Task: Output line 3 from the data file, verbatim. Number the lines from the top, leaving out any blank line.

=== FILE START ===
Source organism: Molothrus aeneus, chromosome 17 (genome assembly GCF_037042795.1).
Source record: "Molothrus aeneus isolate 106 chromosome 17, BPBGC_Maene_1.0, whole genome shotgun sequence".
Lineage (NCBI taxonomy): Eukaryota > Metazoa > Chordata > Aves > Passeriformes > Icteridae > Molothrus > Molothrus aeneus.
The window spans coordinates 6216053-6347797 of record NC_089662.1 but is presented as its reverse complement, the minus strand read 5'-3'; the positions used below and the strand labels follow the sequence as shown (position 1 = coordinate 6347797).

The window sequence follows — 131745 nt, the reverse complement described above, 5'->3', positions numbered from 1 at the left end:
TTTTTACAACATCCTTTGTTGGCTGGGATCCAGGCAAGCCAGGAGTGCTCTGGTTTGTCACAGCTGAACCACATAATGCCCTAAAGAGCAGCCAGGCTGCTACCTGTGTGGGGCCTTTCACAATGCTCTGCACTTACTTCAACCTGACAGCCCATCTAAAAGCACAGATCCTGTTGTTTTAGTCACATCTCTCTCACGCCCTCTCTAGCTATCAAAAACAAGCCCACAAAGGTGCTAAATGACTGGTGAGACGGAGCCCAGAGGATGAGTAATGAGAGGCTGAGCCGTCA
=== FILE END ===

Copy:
Lineage (NCBI taxonomy): Eukaryota > Metazoa > Chordata > Aves > Passeriformes > Icteridae > Molothrus > Molothrus aeneus.